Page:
Most states’ law requires that every employer provide Workers’ Compensation insurance for its employees. This insurance provides coverage for accidents or disease arising from employment, as prescribed by these state laws. Benefits can include lost wages, medical expenses and permanent disfigurement / disability payments.
Below is a list of common Workers’ Compensation Programs:
A policy that is not subject to premium adjustment due to losses that occur during the policy term. The only variable affecting premiums is payroll by employee classification.
Improves cash flow by eliminating large deposit premium payments, and automatically calculates premiums based on actual payroll data. This helps to minimize the potential for year-end audit adjustments.
When an employer is qualified to meet certain state-mandated requirements, it may choose to self-insure its workers’ compensation obligations. This requires pre-approval from the state agency that regulates workers’ compensation. When an employer becomes self-insured, it assumes all the financial and administrative obligations that would otherwise be handled by an insurance company. Those would include, but not be limited to, claims administration, the actual payment of the claims and the purchase of excess workers’ compensation insurance. Generally, employers will hire a Third Party Administrator (TPA) and agent to handle all aspects of the self-insurance program.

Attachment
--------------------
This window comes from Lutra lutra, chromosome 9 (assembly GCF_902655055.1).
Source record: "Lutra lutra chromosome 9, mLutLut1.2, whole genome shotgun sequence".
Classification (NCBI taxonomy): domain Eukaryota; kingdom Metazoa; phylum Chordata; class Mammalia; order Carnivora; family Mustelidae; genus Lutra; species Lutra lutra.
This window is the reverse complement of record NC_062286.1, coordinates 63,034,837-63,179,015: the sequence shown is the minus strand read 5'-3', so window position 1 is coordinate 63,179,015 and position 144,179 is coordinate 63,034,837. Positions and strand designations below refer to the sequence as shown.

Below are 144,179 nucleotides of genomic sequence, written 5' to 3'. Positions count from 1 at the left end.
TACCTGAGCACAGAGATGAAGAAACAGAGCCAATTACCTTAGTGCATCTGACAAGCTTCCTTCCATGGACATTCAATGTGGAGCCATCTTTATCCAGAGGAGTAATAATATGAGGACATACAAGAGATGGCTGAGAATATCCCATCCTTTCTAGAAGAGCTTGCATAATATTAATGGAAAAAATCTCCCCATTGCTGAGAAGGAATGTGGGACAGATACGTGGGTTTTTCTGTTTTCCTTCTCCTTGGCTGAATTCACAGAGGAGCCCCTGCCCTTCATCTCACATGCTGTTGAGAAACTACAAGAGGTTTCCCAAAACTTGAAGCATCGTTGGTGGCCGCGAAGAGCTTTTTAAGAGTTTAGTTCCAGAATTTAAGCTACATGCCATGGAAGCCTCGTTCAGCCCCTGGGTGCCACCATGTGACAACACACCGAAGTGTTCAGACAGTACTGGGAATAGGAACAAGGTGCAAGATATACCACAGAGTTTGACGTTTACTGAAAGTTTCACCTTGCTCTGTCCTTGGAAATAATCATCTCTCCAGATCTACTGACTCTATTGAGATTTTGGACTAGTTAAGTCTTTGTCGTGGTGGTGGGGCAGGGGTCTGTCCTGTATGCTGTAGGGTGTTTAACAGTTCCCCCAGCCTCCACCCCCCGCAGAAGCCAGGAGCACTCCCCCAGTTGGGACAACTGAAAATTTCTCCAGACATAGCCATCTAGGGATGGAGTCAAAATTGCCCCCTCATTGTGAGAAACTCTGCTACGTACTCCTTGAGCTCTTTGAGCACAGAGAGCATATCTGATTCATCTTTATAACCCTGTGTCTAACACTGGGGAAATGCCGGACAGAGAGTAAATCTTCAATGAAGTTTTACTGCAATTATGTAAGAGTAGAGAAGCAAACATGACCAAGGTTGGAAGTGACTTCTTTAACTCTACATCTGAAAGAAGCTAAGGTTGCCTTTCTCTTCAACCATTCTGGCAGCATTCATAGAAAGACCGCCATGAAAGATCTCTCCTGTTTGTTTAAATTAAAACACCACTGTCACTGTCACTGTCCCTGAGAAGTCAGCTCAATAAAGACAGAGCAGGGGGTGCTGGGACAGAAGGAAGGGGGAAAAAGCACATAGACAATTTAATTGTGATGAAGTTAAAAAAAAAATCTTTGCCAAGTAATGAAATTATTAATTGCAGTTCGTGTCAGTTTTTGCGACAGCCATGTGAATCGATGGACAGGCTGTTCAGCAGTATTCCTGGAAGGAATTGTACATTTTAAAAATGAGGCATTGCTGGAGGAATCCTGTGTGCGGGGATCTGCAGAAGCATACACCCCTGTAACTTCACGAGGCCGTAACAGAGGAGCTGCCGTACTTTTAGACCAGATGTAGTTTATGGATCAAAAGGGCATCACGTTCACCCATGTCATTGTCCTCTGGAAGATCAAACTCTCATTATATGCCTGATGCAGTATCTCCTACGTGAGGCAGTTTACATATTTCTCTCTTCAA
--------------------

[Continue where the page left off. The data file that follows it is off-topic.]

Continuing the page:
An excess insurance policy is written to indemnify the self-insured employer for workers’ compensation claims (and employers’ liability claims) exceeding a designated dollar amount (self-insured retention or SIR). The excess workers’ compensation insurance covers all workers’ compensation losses up to a specified cap (aggregate limit), or it can be unlimited.
A policy plan that makes an adjustment to premium after policy expiration, based on losses generated during the policy period. The adjustment can go up or down, within set parameters, based on the losses generated during the policy period.